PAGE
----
How gaming saved my life
In my case it was not a DJ, but a music game nonetheless.
It was 2008. I was let go from my job and I was home 24/7. My mom was in the hospital, as is usual for her once a year in that time. I am home alone. It sucks. I must have eaten something wrong, because my bowels give me hell… for two days. It changed me forever.
I was weak. I lost 3 kilo at least on two days. The physical was nothing compared to the mental.
Mentally I couldn’t go into my bedroom anymore. I slept on the couch from then on. I couldn’t go in the bathroom anymore either, it would give me palpitations going in there. I couldn’t leave the house, because what if my bowels would act up again. I had to conquer every single one of these fears.
It wasn’t all that bad. I just couldn’t leave the house, I coudn’t bath and I slept on the couch. I didn’t take a bath for approximately 3 weeks before I started to conquer my fears.
The game that saved me was Guitar hero 3. At the beginning when I had the most trouble to get my thoughts under control, when I was thinking about my body doing something weird and me making it worse by thinking that it could be my bowels again, I used Guitar hero to focus on something else entirely. I played it a lot. And by a lot I mean 8 hours or more a day, or it felt like that at least. It helped. I had to focus on the game. I was undiagnosed ADHD at the time, but the moving colours and correspondent button press helped me to focus on something else enough so I could get through the day.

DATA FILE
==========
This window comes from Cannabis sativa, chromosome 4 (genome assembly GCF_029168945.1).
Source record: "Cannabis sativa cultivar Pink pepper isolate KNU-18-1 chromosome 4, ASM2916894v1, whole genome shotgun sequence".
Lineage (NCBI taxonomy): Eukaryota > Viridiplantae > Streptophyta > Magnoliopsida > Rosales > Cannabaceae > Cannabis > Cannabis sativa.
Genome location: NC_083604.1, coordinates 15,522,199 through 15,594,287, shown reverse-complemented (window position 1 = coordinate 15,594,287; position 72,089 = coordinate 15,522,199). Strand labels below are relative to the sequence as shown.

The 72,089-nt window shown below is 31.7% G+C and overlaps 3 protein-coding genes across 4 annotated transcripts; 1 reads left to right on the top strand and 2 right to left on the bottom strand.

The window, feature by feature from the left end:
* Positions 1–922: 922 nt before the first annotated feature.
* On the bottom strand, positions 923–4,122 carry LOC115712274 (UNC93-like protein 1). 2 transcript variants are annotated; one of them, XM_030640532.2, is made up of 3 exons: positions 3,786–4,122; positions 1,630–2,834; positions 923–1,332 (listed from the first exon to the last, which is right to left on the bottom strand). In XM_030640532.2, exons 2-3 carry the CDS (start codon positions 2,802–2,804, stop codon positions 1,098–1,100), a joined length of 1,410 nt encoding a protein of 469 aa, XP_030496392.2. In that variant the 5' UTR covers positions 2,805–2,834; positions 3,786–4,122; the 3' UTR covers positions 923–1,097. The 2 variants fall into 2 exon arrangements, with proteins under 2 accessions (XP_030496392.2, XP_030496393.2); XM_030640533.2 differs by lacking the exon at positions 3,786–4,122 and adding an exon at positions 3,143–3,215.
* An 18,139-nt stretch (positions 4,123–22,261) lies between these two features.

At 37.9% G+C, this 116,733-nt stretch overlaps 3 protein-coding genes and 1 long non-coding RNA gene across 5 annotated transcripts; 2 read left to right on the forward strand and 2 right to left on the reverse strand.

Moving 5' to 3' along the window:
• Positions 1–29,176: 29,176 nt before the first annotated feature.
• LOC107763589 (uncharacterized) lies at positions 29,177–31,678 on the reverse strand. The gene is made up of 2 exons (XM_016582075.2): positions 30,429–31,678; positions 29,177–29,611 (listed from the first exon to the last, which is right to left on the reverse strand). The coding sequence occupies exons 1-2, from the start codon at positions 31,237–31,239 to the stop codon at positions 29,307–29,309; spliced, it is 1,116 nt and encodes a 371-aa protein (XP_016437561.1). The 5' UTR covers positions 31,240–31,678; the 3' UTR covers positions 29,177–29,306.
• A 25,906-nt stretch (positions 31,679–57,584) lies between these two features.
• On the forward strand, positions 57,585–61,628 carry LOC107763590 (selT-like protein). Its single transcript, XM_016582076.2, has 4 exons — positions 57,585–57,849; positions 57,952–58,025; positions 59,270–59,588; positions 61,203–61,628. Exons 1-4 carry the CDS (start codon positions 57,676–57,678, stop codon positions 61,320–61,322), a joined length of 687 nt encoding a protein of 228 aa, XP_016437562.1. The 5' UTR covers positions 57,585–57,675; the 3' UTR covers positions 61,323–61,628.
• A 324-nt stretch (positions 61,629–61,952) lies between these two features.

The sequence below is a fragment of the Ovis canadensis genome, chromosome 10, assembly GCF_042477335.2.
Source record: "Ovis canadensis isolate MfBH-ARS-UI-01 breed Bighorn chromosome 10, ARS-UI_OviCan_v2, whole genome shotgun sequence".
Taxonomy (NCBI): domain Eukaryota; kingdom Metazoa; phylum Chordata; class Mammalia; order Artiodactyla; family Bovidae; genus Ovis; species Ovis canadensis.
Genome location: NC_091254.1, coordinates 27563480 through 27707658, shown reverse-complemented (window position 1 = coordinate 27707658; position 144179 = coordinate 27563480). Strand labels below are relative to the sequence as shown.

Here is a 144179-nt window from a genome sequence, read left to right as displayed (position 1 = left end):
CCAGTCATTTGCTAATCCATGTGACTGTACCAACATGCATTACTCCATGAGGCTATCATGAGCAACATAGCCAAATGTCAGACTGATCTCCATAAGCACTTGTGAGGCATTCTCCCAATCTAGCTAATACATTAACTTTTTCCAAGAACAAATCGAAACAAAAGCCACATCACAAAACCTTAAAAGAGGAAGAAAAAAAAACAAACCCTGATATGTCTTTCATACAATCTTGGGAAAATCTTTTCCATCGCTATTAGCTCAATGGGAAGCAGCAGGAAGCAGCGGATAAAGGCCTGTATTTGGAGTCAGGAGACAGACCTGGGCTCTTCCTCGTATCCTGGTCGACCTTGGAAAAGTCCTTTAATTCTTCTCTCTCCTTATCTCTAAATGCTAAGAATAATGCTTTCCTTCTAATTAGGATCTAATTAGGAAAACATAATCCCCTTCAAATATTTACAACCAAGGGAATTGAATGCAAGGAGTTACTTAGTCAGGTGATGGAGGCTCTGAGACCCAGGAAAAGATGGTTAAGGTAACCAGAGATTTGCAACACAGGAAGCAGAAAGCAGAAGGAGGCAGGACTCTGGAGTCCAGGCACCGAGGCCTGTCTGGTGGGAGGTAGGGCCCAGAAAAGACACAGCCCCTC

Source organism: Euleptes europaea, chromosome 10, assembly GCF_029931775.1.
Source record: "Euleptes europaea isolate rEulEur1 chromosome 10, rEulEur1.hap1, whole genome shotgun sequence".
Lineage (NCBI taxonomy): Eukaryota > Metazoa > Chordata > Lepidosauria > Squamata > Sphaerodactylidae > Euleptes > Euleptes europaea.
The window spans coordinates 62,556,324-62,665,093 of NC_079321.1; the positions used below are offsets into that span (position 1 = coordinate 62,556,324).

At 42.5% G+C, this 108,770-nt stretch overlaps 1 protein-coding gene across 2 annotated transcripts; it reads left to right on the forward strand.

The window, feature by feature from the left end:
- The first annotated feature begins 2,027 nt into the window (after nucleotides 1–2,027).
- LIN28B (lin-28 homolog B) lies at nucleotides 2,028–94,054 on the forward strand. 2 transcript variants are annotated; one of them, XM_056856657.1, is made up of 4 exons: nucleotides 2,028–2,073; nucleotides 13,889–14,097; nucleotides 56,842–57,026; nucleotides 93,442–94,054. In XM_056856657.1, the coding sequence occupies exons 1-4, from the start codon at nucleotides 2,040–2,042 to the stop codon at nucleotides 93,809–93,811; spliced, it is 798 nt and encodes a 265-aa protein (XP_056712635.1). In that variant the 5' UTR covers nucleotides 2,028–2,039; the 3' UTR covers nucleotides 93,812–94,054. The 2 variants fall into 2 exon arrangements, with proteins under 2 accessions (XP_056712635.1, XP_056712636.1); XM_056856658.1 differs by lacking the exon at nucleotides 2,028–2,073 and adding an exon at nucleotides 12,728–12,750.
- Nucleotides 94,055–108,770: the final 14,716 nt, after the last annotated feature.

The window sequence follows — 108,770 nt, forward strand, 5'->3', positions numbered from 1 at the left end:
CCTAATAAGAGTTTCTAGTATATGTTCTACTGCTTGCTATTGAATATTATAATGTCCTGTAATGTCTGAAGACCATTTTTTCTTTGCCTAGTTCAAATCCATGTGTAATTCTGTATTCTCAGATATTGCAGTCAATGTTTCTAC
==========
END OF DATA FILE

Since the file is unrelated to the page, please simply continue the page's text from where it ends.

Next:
Another thing that helped me, besides Guitar hero was standup comedy. Something I grab back to when things get tough, but it was gaming that helped me really single out my focus and became a sort of meditation to get my thoughts lined up enough so that I didn’t spiral down again. It helped me to focus through the worst of my thoughts so that I could climb out of the pit I had fallen into.
Why I write this post is easy: Covid-19. Corona. That bitch. That motherfucker. It. Not to go into detail, but the virus came closer than ever. The extent to how close, I still have to wait for, but my thoughts spiraled back to “Am I feeling sick?” Am I breathing heavier?” “What if?”
And it is this “What if” that is the most fucked up question of all. Once a “what if” got grip, it spiraled me down and would make things worse. I had to control my “what if” questioning. “What if” could get me to get a bowel attack out of sheer stress once I was on a bus. “What if” got me off of a bus once because I became short of breath and had to leave the bus. I had an anxiety attack (and that is the most fucked up thing a person can get).
Anxiety attacks are your own brain fooling you that something is wrong, but it hardly ever is. Your body gives off false flags and you must be strong enough to fight through it or to learn techniques so you don’t let it have a grip on you. Every thought in the process counts. It starts with the bodily signs. “My heart is beating fast. Is something wrong? My breathing is weird? What is happening?” I noticed a little before I started this blogpost that the questions like this happened again. I had to take control like I did and I had learned to.
I have to take control again. It is difficult but I now know how to do it. 2008 was a good learning school for what I need to go through now, with covid-19.
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